“That, sir, is an ancient golden bridle, owned by Alexander the Great himself!” Luke glowered skeptically. The shopkeeper laughed. “Of course it’s not! It’s not even real gold—just cleverly painted. I keep it to dress up the shop a bit.”
Luke smiled slightly. “How much do you want for it?” At first, the shopkeeper was unwilling to sell it—“decorative”, he said—but finally after some haggling, Luke bought it for $2.50. He went out, placed the goods he’d bought in the saddlebags, and switched the bridle his horse was wearing for the “golden” bridle.
When Luke arrived home, Zeke was sitting on the porch, smiling. Luke knew Zeke was hoping the spittoon fire had annoyed him, but he ignored Zeke, instead slowing his horse down to make sure Zeke saw the shiny gold of the bridle. Slightly irritated that Luke hadn’t taken the bait, but noticing the bridle, Zeke said, “Hey, where’d you get that fancy bridle?”
“Ain’t nothing to speak of. Just saw it at the trading post and liked it,” Luke told his brother in a casual voice. Luke kept his face totally straight. He was naturally prickly and temperamental. Being low-key would immediate make Zeke suspicious. In fact, exactly this happened. Zeke came down from the porch and walked up to Luke as he took the saddle and bridle off the horse.
“Hey, is there something special about that bridle?”
“I told you—it ain’t nothing.” Luke hung the bridle on the wall.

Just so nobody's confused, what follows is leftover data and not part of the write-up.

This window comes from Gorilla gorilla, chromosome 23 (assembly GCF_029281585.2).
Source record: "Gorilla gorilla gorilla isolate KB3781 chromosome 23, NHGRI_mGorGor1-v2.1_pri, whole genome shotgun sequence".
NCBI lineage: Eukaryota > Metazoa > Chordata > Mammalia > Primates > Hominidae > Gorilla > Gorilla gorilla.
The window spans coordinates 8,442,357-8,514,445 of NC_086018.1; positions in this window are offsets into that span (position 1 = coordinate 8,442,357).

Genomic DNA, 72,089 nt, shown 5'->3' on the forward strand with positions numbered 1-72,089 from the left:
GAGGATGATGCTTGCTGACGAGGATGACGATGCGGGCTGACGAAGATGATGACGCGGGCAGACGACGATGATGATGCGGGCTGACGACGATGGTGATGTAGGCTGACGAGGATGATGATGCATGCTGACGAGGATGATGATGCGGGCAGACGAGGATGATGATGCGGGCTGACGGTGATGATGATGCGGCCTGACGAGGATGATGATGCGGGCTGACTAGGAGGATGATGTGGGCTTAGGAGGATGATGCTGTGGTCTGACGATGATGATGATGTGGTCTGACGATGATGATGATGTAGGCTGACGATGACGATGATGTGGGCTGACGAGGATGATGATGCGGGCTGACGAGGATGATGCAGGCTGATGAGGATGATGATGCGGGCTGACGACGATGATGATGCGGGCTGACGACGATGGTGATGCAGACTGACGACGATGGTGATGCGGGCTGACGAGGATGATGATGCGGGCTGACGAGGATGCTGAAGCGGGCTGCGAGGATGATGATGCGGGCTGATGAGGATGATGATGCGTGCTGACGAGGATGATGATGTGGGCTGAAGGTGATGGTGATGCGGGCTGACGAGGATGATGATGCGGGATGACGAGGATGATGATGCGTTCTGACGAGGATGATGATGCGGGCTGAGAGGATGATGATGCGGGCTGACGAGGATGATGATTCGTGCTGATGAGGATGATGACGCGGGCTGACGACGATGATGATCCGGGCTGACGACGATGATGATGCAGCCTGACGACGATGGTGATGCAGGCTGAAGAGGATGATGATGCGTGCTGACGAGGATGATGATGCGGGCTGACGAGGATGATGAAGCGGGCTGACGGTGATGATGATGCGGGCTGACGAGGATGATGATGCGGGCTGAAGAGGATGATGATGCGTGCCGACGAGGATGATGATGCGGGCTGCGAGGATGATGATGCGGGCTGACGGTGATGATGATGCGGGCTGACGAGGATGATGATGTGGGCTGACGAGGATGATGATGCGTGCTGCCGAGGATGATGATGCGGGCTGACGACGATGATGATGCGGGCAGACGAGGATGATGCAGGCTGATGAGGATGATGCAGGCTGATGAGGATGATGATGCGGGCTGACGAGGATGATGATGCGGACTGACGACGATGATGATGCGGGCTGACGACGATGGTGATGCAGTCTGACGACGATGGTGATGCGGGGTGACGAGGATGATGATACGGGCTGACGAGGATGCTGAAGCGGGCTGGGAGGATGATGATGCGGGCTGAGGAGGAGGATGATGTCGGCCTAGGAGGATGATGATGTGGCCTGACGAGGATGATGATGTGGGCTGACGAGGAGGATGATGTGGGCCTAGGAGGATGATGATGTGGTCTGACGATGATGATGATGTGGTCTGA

“You’re actin’ funny, Luke. Is this here bridle something special?”
“Never you mind!” growled Luke in what he hoped sounded like real anger. He turned his back on Zeke and headed back towards the house. Zeke remained behind, staring at the bridle.
Luke could barely suppress a grin. He knew Zeke. Tomorrow he’d surreptitiously take the bridle to town, convinced it was worth a fortune. Luke could imagine his face when the shopkeeper laughed at him. Finally a payback for all Zeke’s jokes!
He Always Had a Plan
We found the horse bridle next to a poisoned pond. We knew it was poisoned because a kerchief hung on a tree branch over the pond. Also, the dead horse was a giveaway. The bridle was still attached to its bones, but Joe was never squeamish about these things. He just took it off and held it up to let it catch the sun.
“It’s pure gold, Bill. We’ve got to sell it,” Joe said as we walked back towards town. Joe always had plans, mostly bad ones, but this seemed to make sense.
We went to see a short, squat toad of a man who bought and sold things. He looked over the bridle. “Fake,” he said and spit into a brass spittoon that had a herd of buffalo engraved on its side.
“Not,” said Joe, as if he knew. Right or wrong never mattered to him. He chose his side and stuck with it.
The toad raised an eyebrow and stared Joe down. He wasn’t going to give in to a kid. I saw a bead of sweat slide down the toad’s brow and that’s when I knew. This time, Joe stood on the side of right.
“Ten,” said the toad.
Joe put out his hand, “We’ll take our business elsewhere.”
The toad gripped the bridle tighter with one hand and put his other hand on his holster and said, “How about you move along, boy.”
You know that queasy feeling you get right before things go bad wrong? Well, right at that moment, I had it.
On account of Joe’s bad plans, I always had a backup. In this case, a kerchief tied around a piece of wood and some dry leaves in one pocket and a match in the other.
I lit my makeshift smoke bomb and tossed it into the spittoon. It worked fine, ‘til the toad messed it all up. The idiot stumbled through the smoke and knocked a kerosene lamp into the spittoon. The whole thing went up in a flaming mess.
I ran for the door and screamed for Joe, but Joe ran for the bridle. The last thing I saw was Joe and the toad in a tug-of-war with the bridle. The room filled with smoke as someone snatched me out of the store by the back of my shirt.